British forces have begun to push back against the Senussi and have had some success. Today they attack the Senussi near Bir Tunis in the western desert. The fight is less one-sided than the British might have expected: the Senussi put up a stout resistance and display a level of discipline under fire that surprises the British. Nuri Bey and other Turkish advisors would no doubt claim any credit for the Senussi’s brave performance.
Even so, the British prove victorious. However the Senussi are able to melt away into the desert, avoiding the decisive defeat that would put an end to the menace they pose to Britain in Egypt.
A British army in Kut-al-Amara is under siege by the Turks. A relief force under General Aylmer is fighting its way up the Tigris in an effort to lift the siege. Yesterday they were unable to break through the Turkish defences at Hanna. Aylmer had intended to attack again today, but he realises that his position is hopeless. His men are greatly outnumbered by the Turks and further attempts to attack could lead to the destruction of his force. Fearing that the Turks will counter-attack while he is in this vulnerable position, Aylmer orders a retreat. He feels that he cannot resume attempts to raise the siege of Kut until he has received adequate reinforcements.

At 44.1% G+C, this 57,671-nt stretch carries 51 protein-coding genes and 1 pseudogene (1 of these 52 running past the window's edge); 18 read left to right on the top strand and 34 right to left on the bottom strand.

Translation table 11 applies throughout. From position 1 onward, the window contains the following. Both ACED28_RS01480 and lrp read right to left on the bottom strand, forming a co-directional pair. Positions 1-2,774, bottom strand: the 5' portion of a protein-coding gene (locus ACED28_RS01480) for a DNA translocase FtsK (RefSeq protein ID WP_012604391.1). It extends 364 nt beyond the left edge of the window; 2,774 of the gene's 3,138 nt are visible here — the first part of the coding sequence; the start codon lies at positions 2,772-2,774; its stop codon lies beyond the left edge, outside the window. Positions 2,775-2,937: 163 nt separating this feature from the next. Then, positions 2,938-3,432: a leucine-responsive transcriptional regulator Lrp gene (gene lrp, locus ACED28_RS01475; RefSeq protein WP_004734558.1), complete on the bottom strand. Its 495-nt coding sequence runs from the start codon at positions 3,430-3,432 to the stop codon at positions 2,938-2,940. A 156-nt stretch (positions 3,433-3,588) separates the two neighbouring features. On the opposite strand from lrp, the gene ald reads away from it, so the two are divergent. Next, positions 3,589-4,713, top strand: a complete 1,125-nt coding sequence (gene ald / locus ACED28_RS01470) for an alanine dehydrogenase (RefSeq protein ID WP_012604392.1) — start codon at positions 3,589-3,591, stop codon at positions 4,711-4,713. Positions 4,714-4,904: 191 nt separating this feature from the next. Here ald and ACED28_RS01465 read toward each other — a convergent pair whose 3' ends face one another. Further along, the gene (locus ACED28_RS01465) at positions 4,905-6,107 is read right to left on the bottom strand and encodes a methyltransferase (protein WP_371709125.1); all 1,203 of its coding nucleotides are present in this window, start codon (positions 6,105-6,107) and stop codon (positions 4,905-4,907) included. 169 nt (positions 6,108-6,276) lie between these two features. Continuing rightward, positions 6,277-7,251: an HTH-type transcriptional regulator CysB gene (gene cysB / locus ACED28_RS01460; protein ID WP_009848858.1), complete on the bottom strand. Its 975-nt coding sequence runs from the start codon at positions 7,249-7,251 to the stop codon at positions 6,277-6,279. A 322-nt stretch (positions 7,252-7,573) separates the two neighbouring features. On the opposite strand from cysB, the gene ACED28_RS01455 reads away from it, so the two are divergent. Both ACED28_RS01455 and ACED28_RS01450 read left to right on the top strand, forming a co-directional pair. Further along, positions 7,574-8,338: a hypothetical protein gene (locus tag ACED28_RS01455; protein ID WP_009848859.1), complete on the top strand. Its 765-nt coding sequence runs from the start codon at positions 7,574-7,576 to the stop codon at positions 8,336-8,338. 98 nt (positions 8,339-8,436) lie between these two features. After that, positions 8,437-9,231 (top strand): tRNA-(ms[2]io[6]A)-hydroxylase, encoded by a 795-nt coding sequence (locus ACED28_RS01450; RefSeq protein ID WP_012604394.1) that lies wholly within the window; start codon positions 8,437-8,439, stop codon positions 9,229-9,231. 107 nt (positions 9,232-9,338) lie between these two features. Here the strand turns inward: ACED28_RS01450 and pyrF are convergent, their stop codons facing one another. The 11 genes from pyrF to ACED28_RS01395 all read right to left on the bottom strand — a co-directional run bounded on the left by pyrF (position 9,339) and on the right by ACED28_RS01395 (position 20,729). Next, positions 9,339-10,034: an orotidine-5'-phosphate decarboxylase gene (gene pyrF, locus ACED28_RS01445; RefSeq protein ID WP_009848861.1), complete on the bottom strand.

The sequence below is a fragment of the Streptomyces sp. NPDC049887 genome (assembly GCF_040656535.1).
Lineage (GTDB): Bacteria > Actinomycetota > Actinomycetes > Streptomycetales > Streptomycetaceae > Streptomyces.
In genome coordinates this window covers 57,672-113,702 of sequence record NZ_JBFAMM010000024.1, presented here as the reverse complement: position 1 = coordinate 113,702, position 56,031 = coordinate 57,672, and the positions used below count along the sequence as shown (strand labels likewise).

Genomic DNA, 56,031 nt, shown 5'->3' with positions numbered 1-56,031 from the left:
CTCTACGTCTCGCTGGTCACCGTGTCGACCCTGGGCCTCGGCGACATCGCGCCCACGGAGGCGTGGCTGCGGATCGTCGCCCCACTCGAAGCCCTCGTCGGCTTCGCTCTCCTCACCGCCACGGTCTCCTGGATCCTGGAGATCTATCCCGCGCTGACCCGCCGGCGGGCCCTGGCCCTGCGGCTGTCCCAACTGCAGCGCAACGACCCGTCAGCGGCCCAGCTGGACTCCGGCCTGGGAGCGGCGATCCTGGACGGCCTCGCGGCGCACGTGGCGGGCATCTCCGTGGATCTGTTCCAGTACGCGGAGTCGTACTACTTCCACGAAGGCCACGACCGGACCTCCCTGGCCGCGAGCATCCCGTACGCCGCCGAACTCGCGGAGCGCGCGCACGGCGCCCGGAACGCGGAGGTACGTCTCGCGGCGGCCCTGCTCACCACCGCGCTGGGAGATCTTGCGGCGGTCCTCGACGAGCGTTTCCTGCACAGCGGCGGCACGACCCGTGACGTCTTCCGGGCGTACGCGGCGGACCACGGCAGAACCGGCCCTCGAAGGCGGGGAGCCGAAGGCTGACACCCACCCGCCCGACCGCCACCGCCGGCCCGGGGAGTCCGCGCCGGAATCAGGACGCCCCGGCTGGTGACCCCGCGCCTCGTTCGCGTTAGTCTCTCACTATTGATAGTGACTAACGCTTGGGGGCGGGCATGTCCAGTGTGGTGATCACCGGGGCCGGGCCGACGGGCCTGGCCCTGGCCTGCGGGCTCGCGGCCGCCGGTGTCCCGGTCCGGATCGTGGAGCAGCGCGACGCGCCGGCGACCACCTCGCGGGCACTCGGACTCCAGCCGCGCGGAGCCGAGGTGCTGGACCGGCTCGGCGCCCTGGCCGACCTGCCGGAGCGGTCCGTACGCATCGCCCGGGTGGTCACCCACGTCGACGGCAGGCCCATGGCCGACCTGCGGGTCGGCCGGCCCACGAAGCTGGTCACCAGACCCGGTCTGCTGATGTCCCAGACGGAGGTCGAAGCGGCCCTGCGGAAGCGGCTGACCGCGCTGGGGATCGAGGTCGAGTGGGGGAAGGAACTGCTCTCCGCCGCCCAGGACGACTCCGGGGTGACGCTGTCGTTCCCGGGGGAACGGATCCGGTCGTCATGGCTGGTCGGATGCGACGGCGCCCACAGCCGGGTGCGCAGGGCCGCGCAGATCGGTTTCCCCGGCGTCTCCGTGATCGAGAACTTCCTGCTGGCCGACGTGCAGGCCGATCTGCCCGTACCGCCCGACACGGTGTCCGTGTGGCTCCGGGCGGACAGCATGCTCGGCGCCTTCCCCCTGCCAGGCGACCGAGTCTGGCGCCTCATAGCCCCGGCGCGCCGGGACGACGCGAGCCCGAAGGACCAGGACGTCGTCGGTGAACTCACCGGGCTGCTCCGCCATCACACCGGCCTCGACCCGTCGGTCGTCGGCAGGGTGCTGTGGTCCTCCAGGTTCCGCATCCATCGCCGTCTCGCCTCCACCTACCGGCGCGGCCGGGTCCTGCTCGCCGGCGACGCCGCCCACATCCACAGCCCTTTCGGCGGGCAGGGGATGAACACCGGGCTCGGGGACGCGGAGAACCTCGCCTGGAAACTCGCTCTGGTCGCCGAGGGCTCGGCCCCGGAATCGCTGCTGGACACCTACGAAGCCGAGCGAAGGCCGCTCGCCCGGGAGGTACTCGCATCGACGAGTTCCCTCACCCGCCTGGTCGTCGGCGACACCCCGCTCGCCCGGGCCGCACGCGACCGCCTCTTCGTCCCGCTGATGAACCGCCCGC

The defenders of Kut have been following Aylmer’s efforts to rescue them by wireless. Realising that the siege will not be ending in the immediate future Townshend, the British commander in the town, orders a halving of all rations. He also orders his men to conduct a house to house search of the town and to requisition all food found. The townsfolk will have to share their food supplies with their guests from the British army.